Thomas Lawrence was only 20 when he painted this, one of the most brilliant of all royal portraits. Yet it failed to please either King George or Queen Charlotte and did not enter the Royal Collection. It remained on Lawrence’s hands and was in his studio sale after his death.
Lawrence painted Queen Charlotte in Windsor Castle – the Chapel of Eton College can be seen in the distance. The Queen was troubled by her husband’s protracted mental illness and was in no mood to sit for the young painter. The sitting on 28 September was probably the only one she gave him. Lawrence found it hard to animate her expression, and had to repaint her features several times.
Lawrence has given the pearl bracelets, decorated with the King’s portrait and his monogram, a significant role in the portrait, as if demonstrating the Queen’s unwavering loyalty to her husband amid his difficulties.
Thomas Lawrence was only 20 when he painted this, one of the most brilliant of all royal portraits. Yet it failed to please either King George or Queen Charlotte and did not enter the Royal Collection. It remained on Lawrence’s hands and was in his studio sale in 1831 after his death.
Queen Charlotte (1744–1818) was born in the small North German duchy of Mecklenburg-Strelitz. She arrived in England on the day before her marriage to George III on 8 September 1761 and was jointly crowned with him on 22 September 1761. The art historian and politician Horace Walpole described her as ’sensible and quick‘ in understanding with ’much grace in her manner‘ but no one pretended that she had good looks. Her devotion to the King was absolute, despite many trials, and she bore him 15 children, all but two surviving infancy.
Lawrence painted Queen Charlotte in Windsor Castle, possibly at the suggestion of one of her ladies-in-waiting, Lady Cremorne, who Lawrence had portrayed the previous year (Tate, London). The Queen was troubled by her husband’s protracted mental illness and by political events unfolding in France and was in no mood to sit for the young painter. The sitting on 28 September was probably the only one she gave him.
The Queen arrived wearing a bonnet, but since Lawrence objected to it she decided to sit bare-headed as her hair was noted for its beauty. Although one of her daughters read to her, this did not lift her spirits. Reportedly the Queen also found Lawrence’s suggestion that she should converse with her daughter to animate her features ’rather presuming‘. Infrared and X-ray images of the head show that Lawrence found it hard to enliven her expression, and had to repaint her face several times.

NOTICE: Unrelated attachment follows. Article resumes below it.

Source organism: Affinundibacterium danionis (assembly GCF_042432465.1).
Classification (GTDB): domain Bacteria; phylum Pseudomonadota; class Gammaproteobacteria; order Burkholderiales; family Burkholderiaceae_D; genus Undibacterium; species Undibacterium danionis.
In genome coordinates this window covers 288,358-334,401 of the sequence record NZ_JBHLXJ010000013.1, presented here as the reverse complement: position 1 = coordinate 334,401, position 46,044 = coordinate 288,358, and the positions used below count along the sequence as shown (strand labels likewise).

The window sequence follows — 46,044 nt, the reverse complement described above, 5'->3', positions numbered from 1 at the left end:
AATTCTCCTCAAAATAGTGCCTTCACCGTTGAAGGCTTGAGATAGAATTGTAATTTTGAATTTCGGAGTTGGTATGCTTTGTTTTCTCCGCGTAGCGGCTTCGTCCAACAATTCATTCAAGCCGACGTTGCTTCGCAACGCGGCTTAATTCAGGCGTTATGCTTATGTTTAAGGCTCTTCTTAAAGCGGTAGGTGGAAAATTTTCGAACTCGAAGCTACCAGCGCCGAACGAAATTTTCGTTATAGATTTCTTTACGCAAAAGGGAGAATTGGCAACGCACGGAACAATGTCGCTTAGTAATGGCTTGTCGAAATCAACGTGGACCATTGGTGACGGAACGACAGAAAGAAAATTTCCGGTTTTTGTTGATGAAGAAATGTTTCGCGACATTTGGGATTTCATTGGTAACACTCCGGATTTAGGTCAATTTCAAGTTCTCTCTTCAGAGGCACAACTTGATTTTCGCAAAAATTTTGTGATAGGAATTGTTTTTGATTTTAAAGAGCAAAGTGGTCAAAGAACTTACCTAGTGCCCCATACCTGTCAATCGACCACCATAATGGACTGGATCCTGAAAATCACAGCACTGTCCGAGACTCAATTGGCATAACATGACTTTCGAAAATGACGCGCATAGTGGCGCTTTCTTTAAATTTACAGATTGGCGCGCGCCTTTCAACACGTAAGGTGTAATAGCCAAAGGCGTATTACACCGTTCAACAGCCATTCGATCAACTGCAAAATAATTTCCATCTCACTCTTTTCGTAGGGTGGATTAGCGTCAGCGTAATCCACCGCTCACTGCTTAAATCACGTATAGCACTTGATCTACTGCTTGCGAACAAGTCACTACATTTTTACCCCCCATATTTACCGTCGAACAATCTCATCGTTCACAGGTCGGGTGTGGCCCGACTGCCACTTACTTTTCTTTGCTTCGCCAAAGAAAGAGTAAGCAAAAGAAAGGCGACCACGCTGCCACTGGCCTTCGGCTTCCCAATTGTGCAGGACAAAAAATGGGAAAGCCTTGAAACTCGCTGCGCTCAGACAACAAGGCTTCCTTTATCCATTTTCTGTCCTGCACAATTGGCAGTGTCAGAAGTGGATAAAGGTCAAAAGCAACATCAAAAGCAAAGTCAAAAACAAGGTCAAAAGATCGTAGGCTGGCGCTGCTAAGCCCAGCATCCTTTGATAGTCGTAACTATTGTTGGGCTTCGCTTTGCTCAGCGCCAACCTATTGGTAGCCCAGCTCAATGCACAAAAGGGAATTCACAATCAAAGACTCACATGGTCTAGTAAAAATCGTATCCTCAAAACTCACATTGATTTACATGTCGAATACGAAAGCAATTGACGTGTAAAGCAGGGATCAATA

Lawrence implored the Queen for one more brief sitting so that he might paint her jewels, several of which were wedding presents from the King. The Queen refused, but allowed the Assistant Keeper of her Wardrobe to model the jewellery for Lawrence.
The pearl bracelets, decorated with the King’s portrait and his monogram, were especially important to the Queen. Lawrence has given them a significant role in the portrait, as if demonstrating her unwavering loyalty to her husband amid his difficulties. The notes of black in the hair bows lead our eye to the scarf, bracelets and pattern of lozenges in the carpet, lending elegance to the Queen’s figure. The building glimpsed through the trees in the background is the Chapel of Eton College, Windsor, established by Henry VIII.
The King told Lawrence to have the finished portrait engraved, as he planned to send it to his relatives in Hanover. Lawrence’s shortage of money saved the portrait from export as he couldn’t afford to have it engraved. Although the Queen considered the portrait a failure, it met with critical acclaim at the Royal Academy. On seeing the young Lawrence’s exhibit of 11 paintings, Sir Joshua Reynolds, the Academy’s president, is said to have remarked to Lawrence, ‘In you, sir, the world will expect to see accomplished all that I have failed to achieve’. On Reynolds’s death in 1792, Lawrence was appointed Principal Painter to the King.
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